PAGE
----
Colin Curtis failed to return from his third mission in 1942. His Wellington bomber was shot down over the North Sea. The aircraft and the six man crew have never been found. There was no search, no inquiry, no inquest, no funeral and no grave. A photograph of the 22 year old wartime pilot, who was training to be a teacher, helped inspire a life-long love of aviation in the nephew he never met. Over the years, Mike Curtis unpicked the short life of his uncle, his brief time in the RAF and his final few hours alive. The project prompted him to revisit his own youth as a young reporter in newspapers and BBC local radio, living a life that war denied to his father’s brother.
As well as the trawl of local news in places like Lincolnshire, Cornwall and Oxford, Mike Curtis witnessed air crashes, flew in fast jets and was on both sides of the fence at Greenham Common. This is an evocative memoir of a time when typewriters clattered in smoky newsrooms and razor blades were used to edit radio interviews. It is an affectionate look back at local journalism with national exclusives, protests and tragedies to report, mishaps to manage and deadlines to be met.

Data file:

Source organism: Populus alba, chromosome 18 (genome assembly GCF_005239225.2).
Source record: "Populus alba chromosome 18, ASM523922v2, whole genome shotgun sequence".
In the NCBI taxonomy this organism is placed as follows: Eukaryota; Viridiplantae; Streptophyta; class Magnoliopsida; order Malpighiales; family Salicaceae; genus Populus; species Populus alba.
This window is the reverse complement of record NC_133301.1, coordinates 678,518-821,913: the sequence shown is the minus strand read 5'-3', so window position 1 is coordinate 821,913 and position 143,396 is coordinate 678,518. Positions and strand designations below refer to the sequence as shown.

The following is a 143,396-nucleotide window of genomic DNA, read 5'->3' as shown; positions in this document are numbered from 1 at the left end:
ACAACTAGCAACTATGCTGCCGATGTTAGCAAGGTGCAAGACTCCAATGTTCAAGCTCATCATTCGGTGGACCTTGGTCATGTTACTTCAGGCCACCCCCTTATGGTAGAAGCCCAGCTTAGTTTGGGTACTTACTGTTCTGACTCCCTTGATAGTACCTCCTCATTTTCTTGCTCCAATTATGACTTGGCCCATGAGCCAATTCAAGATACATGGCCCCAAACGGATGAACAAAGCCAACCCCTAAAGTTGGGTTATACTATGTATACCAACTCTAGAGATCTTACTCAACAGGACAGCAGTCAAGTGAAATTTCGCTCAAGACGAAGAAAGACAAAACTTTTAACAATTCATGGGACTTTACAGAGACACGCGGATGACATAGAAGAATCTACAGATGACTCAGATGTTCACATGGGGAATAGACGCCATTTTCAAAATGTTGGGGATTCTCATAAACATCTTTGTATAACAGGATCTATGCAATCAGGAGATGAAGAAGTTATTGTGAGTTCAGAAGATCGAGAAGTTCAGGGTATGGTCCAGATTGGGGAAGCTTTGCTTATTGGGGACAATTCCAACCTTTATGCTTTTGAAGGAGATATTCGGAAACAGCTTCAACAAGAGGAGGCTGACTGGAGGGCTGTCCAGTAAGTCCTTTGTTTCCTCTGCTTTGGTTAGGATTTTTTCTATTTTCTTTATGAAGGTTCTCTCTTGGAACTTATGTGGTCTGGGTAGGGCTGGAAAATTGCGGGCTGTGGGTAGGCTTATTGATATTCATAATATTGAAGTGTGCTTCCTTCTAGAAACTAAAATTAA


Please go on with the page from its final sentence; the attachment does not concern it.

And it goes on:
Snapshots of stories about family, famous airfields and airshows, Cold War jets, comedians, entertainers, footballers, musicians, Royalty, press magnates, pilots, politicians, heroic seamen, ghosts, racehorse trainers and exotic dancers share the pages with poignant tales of young lives shaped by war, among them the crews of Bomber Command who were shot out of the night sky by deadly lines of machine gun fire.
About the author
Mike Curtis is a freelance journalist and author. He worked in local newspapers before joining BBC Radio where he spent more than 30 years as a reporter, presenter, journalism trainer, producer and news editor in local radio and at the Asian Network national radio station. He has had a lifelong interest in aviation.